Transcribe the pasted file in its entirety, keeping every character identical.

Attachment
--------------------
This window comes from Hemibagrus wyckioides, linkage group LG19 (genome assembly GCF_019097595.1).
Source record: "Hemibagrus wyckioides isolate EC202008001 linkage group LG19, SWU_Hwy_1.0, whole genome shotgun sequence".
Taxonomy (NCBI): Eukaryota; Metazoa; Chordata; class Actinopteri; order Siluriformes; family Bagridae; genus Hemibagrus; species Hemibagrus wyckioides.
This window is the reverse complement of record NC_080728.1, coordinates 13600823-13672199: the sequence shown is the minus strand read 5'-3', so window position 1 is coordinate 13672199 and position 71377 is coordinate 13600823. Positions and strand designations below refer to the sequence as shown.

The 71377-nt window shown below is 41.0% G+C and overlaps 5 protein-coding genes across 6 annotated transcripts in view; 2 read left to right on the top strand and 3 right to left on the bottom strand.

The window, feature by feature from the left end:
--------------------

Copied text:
This window comes from Hemibagrus wyckioides, linkage group LG19 (genome assembly GCF_019097595.1).
Source record: "Hemibagrus wyckioides isolate EC202008001 linkage group LG19, SWU_Hwy_1.0, whole genome shotgun sequence".
Taxonomy (NCBI): Eukaryota; Metazoa; Chordata; class Actinopteri; order Siluriformes; family Bagridae; genus Hemibagrus; species Hemibagrus wyckioides.
This window is the reverse complement of record NC_080728.1, coordinates 13600823-13672199: the sequence shown is the minus strand read 5'-3', so window position 1 is coordinate 13672199 and position 71377 is coordinate 13600823. Positions and strand designations below refer to the sequence as shown.

The 71377-nt window shown below is 41.0% G+C and overlaps 5 protein-coding genes across 6 annotated transcripts in view; 2 read left to right on the top strand and 3 right to left on the bottom strand.

The window, feature by feature from the left end: